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  1. Emotional Responses to Music: The Need to Consider Underlying Mechanisms.Patrik N. Juslin & Daniel Västfjäll - 2008 - Behavioral and Brain Sciences 31 (5):559-575.
    Research indicates that people value music primarily because of the emotions it evokes. Yet, the notion of musical emotions remains controversial, and researchers have so far been unable to offer a satisfactory account of such emotions. We argue that the study of musical emotions has suffered from a neglect of underlying mechanisms. Specifically, researchers have studied musical emotions without regard to how they were evoked, or have assumed that the emotions must be based on the mechanism for emotion induction, a (...)
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  2.  38
    Handbook of Music and Emotion: Theory, Research, Applications.Patrik N. Juslin & John Sloboda (eds.) - 2011 - Oxford University Press.
    A successor to the acclaimed 'Music and Emotion', The Handbook of Music and Emotion provides comprehensive coverage of the field, in all its breadth and depth. As well as summarizing what is currently known about music and emotion, it will also stimulate further research in promising directions that have been little studied.
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  3. Emotional Responses to Music.Patrik N. Juslin - 2008 - In Susan Hallam, Ian Cross & Michael Thaut (eds.), Oxford Handbook of Music Psychology. Oxford University Press.
     
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  4. Mind the Gap: The Mediating Role of Emotion Mechanisms in Social Bonding Through Musical Activities.Patrik N. Juslin - 2021 - Behavioral and Brain Sciences 44.
    I support the music and social bonding framework, but submit that the authors' predictions lack discriminative power, and that they do not engage sufficiently with the emotion mechanisms that mediate between musical features and social bonding. I elaborate on how various mechanisms may contribute, in unique ways, to social bonding at various levels to help account for the socio-emotional effects of music.
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  5. How Does Music Evoke Emotions? Exploring the Underlying Mechanisms.Patrik N. Juslin, Simon Liljeström, Daniel Västfjäll & Lundqvist & Lars-Olov - 2011 - In Patrik N. Juslin & John Sloboda (eds.), Handbook of Music and Emotion: Theory, Research, Applications. Oxford University Press.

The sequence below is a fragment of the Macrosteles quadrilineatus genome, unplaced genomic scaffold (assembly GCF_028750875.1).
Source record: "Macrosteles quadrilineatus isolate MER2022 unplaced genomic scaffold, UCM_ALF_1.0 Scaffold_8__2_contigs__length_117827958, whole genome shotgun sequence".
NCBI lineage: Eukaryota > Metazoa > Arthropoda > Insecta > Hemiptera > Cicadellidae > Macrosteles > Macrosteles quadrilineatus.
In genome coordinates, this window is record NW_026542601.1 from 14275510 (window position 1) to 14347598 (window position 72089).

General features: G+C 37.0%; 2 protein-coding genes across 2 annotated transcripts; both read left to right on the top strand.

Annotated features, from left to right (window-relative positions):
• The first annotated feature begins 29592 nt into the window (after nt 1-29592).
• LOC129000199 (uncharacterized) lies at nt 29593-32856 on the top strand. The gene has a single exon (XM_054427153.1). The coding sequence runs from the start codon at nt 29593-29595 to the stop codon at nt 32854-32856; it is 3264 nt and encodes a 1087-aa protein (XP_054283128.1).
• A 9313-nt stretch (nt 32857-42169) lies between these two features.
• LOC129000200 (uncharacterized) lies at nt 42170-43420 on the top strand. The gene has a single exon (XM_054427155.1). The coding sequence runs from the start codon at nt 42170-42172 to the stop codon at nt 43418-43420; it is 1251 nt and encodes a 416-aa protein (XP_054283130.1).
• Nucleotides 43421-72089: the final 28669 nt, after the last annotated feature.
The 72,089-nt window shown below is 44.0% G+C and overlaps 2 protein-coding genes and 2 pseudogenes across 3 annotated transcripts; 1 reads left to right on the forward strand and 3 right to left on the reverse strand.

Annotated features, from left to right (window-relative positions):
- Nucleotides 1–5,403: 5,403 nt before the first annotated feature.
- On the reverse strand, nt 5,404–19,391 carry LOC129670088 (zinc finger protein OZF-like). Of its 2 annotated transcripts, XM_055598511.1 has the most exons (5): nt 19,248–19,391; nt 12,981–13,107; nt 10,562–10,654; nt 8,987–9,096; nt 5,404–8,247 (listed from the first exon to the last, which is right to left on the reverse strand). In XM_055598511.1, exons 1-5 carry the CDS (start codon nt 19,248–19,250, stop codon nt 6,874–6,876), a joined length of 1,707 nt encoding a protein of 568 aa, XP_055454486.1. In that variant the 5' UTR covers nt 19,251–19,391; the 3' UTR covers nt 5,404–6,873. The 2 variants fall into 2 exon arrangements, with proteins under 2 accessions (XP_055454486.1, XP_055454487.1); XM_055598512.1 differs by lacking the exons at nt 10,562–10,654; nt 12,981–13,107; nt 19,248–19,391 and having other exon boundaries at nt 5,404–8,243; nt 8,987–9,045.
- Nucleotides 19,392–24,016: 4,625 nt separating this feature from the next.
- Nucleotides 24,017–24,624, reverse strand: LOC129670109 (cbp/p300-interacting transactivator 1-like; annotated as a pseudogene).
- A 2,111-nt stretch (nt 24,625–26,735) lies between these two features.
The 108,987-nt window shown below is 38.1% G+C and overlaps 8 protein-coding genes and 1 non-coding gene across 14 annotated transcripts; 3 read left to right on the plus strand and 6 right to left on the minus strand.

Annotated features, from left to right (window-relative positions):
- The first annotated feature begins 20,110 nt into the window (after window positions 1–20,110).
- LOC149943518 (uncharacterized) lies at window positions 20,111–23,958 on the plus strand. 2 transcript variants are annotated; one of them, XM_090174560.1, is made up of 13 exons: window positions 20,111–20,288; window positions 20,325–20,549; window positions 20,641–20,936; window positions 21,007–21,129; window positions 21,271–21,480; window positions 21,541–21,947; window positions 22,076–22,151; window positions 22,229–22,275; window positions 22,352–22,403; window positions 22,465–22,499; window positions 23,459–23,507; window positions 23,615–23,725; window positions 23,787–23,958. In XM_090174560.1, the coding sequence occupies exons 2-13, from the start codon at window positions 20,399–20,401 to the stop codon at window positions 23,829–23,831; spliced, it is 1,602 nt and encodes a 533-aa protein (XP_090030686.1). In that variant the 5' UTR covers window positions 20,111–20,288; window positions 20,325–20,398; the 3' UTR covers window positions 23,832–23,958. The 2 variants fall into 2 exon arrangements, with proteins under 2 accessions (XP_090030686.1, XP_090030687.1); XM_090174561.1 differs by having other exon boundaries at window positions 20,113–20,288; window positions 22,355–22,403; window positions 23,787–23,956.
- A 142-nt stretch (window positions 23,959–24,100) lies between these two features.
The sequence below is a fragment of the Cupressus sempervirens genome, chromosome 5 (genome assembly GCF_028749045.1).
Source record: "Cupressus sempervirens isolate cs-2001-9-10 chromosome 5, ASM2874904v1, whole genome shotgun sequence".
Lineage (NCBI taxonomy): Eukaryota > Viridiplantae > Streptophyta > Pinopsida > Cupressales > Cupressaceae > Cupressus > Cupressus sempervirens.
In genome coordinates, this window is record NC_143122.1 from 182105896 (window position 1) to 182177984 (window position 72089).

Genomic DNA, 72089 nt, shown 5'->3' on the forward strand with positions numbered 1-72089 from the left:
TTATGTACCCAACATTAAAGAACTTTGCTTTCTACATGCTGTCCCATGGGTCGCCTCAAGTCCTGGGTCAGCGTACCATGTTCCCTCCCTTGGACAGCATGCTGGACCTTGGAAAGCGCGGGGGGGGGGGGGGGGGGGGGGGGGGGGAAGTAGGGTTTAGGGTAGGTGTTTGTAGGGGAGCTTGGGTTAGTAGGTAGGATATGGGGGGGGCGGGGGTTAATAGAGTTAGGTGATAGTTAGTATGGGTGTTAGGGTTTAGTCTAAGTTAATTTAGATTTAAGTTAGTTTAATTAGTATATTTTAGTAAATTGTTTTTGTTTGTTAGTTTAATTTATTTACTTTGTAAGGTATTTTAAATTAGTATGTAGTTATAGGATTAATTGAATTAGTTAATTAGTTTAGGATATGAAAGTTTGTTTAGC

6.  66
    Are Musical Emotions Invariant Across Cultures?Patrik N. Juslin - 2012 - Emotion Review 4 (3):283-284.
    Cross-cultural studies of music and emotion are needed to assess the generalizability of results and also have important implications for theory development. However, progress requires that the domain is broken down into smaller constituents based on key distinctions. For example, a multilevel theory of emotion-causation implies that the relative contributions made by culture and biology differ depending on the underlying mechanism involved, which precludes general conclusions. Such an account of emotions to music might be cross-culturally valid at the level of (...)
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  7. Emotion in Music Performance.Patrik N. Juslin - 2008 - In Susan Hallam, Ian Cross & Michael Thaut (eds.), Oxford Handbook of Music Psychology. Oxford University Press.
     
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  8.  30
    All Emotions Are Not Created Equal: Reaching Beyond the Traditional Disputes.Patrik N. Juslin & Daniel Västfjäll - 2008 - Behavioral and Brain Sciences 31 (5):600-621.
    Most commentators have agreed with our thesis, that musical emotions cannot be studied without regard to underlying mechanisms. However, some commentators have expressed concerns that are addressed in this response. Others have suggested directions for future research. Topics discussed in our response include terminology, elaborations on particular mechanisms, possible additional mechanisms, ways of distinguishing among emotions and mechanisms, the prevalence of musical emotions, the relationship between perceived and felt emotions, developmental issues, and evolutionary perspectives. We end our response with a (...)
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    Resilience: Mediated by Not One but Many Appraisal Mechanisms.Patrik N. Juslin - 2015 - Behavioral and Brain Sciences 38.
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    MUSIC has Been Linked to the Emotions at Least Since Ancient Greece, and Emotions Do Figure Prominently in People's Reported Motives for Listening to Music. People Use.Patrik N. Juslin - 2008 - In Susan Hallam, Ian Cross & Michael Thaut (eds.), Oxford Handbook of Music Psychology. Oxford University Press.
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